So what does shamanic journeying have to do with ancient Greek or Roman religions? In fact many of the most broadly learned and brilliant scholars have perceived “shamanistic” currents in ancient Greece, most prominently including E. R. Dodds’ The Greeks and the Irrational (1951), Louis Gernet’s Anthropologie de la Grèce Antique [Anthropology of Ancient Greece] (1968), and Walter Burkert’s Weisheit und Wissenschaften: Studien zu Pythagoras, Philolaos, und Platon [trans. into English as Lore and Science in Ancient Pythagoreanism] (1962). We should also mention here the recent works of Peter Kingsley, an independent scholar whose first book (Ancient Philosophy, Mystery, and Magic, 1995) was aimed at academics, while his later books (In the Dark Places of Wisdom, 1999; Reality, 2001) were written from an avowedly Sufi perspective. (His website announces that he’s currently working on a book called Catafalque: Carl Jung and the End of Humanity.)
All of these works combine debatable assertions with real profundity in similar ways to “core shamanism.” As Ronald concisely notes in an earlier post, core shamanism’s claims about a universal archaic spiritual practice, lost in “the West” but now “rediscovered” by Michael Harner, rest on shaky historical and anthropological foundations. Let’s set aside the historical question about whether all archaic cultures shared a universal spirituality. Let’s grant that lots of cultures today share a series of practices and cosmic ideas, such as practices of purification and altered states of consciousness, the belief that non-human beings have perspectives similar to our own, and the belief that the shaman is an expert in accessing and communicating with those non-human perspectives. The objection might be formulated as follows: if we reduce the lifeworld of — for example — a Buryat shaman to a few practices and ideas such as these, sure, it becomes comparable to the lifeworlds of Amazonian practitioners, core shamans, and maybe some ancient Greeks. But we’ve lost a lot of what gives meaning to Buryat shamanism. As Pierre Hadot asks, Did Socrates “take on the form of an animal for the duration of the ritual…? Did he bellow and leap about, like a male animal fighting his rivals and preparing to couple with his female?” (pp. 182-3). (Hadot is drawing on the fieldwork of Roberte Hamayon, who is probably the world’s leading expert on Siberian shamanism.)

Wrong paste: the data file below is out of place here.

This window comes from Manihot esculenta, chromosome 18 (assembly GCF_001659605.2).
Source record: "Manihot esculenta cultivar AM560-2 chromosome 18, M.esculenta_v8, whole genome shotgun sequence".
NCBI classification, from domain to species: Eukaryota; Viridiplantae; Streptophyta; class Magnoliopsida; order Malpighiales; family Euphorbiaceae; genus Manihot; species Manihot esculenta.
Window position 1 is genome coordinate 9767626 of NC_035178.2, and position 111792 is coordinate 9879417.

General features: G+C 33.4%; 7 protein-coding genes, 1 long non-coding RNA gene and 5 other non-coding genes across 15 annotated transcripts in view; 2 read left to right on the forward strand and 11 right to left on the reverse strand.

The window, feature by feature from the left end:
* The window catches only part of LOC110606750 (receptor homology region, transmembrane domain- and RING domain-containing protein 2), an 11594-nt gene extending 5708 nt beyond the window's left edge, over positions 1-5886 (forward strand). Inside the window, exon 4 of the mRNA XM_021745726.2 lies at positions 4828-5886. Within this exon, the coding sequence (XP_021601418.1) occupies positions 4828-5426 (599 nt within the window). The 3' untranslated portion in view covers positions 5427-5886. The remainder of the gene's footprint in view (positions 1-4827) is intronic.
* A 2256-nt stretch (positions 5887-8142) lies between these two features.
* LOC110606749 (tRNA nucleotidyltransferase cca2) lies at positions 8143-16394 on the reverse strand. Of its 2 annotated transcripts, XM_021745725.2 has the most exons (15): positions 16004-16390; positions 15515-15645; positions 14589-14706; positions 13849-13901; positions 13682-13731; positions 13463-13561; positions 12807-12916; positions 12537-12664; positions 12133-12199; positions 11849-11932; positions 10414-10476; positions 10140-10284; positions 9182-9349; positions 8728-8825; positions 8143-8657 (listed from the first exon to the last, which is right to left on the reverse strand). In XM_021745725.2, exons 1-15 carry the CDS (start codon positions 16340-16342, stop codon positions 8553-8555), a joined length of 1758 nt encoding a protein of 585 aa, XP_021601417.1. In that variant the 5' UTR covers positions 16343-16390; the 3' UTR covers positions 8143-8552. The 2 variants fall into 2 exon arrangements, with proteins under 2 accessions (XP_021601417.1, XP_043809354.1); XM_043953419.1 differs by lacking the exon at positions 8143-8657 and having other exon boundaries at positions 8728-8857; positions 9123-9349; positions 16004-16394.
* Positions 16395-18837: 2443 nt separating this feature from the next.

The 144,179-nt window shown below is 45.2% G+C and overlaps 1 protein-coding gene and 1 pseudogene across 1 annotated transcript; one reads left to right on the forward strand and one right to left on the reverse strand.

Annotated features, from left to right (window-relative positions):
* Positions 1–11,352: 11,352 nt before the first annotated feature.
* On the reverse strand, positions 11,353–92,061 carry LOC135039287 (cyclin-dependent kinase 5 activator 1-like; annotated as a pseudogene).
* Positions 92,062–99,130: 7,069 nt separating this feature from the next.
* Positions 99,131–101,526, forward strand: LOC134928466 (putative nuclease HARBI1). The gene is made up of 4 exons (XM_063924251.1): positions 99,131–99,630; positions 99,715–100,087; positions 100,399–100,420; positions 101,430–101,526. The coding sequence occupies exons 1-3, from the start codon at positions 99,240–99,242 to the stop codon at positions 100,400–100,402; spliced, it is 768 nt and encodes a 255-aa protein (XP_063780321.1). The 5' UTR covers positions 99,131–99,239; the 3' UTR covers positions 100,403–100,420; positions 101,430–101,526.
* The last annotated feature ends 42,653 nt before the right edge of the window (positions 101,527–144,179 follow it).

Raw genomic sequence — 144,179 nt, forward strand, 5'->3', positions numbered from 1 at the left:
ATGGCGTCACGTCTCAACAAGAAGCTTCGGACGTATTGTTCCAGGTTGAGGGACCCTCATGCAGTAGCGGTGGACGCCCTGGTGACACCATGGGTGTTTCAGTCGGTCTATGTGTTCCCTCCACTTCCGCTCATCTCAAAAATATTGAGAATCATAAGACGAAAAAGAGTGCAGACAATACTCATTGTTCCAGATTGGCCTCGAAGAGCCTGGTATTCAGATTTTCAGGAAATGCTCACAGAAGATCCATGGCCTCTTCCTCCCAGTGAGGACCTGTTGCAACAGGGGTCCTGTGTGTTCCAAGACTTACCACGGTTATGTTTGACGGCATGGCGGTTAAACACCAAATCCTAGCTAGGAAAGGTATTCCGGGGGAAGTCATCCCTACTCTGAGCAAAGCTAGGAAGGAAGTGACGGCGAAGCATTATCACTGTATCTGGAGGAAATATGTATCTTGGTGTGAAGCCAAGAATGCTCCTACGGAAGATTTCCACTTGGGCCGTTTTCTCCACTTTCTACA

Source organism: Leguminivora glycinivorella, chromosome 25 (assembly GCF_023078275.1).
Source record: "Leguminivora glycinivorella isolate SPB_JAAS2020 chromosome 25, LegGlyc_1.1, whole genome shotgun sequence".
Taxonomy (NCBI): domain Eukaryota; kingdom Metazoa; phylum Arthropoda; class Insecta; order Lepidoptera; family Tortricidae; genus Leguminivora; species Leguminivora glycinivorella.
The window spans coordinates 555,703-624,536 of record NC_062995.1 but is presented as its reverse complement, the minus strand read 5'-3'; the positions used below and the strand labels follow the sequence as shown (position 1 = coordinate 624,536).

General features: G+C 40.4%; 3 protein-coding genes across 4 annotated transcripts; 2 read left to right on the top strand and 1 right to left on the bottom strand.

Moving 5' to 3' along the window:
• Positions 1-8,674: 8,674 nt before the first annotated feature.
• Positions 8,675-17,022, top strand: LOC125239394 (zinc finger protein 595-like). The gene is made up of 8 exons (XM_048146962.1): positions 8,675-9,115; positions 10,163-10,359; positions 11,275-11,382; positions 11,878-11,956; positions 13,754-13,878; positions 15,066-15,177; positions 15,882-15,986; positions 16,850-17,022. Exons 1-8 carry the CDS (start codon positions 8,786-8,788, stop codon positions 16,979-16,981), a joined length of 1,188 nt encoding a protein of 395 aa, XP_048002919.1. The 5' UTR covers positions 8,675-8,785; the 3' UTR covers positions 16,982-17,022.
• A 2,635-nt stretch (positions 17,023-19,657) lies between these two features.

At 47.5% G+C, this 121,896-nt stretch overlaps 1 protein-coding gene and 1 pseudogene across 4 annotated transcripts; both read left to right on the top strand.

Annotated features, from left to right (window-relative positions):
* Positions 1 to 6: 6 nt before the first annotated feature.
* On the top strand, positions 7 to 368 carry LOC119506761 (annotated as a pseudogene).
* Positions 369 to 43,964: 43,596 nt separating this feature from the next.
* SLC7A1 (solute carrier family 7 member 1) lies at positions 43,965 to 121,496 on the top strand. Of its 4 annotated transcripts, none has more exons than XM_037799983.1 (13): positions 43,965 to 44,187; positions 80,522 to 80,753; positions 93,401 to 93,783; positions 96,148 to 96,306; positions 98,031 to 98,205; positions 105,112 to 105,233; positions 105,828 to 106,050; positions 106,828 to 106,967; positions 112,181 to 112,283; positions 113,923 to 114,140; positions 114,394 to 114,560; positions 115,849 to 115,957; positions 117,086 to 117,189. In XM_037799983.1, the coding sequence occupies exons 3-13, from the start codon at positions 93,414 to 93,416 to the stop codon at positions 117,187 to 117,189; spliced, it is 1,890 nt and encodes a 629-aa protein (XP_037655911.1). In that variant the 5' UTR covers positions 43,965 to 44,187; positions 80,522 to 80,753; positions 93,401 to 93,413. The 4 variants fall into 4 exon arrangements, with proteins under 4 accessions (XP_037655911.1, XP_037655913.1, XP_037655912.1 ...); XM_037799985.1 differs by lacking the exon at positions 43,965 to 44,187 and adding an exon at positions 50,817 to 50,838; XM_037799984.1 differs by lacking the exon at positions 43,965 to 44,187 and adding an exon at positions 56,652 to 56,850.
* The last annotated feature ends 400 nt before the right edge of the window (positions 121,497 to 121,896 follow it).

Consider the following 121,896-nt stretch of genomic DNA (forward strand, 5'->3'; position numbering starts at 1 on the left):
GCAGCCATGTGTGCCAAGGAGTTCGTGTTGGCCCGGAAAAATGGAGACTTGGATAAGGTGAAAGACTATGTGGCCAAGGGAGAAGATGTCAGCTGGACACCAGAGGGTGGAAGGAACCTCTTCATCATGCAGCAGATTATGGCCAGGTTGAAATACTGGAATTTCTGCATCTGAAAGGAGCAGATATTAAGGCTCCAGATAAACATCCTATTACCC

So I think we have to be cautious about calling ancient Greeks “shamans,” just as I agree with Ronald that shamanic institutes ought to be cautious with claims about the history and anthropology of religion. But core shamanism has become a powerful and profound spiritual tradition, whose leading practitioners now engage in a dialogue with indigenous shamans in many parts of the world. Analogously, I believe we can have transhistorical dialogues between core shamanism and the pre-Socratic philosophers of Greek-speaking Italy. Empedocles is a particularly interesting figure here, because new evidence for his ideas has come to light recently, so that we can reconstruct his vision of the universe, human nature, and the gods relatively fully. Traditional historians of philosophy have often distinguished between his “rational” physics and his “magical” claims, such as healing, prophesy, and even the resurrection of the dead. (Precisely what that means requires further discussion!) The idea of shamanism has been very important in helping us to see Empedocles holistically again. In the next blog, I’ll reflect also on how Empedocles’ philosophy lends itself to comparison with influential esoteric philosophies today, such as the non-dualism that has emerged from the correspondence between Carl Jung and the physicist Wolfgang Pauli.
Thinking about shamanism and ancient Greek philosophy continues. There’s a good discussion of Plato and shamanism by Robert Fermi from 2007 here.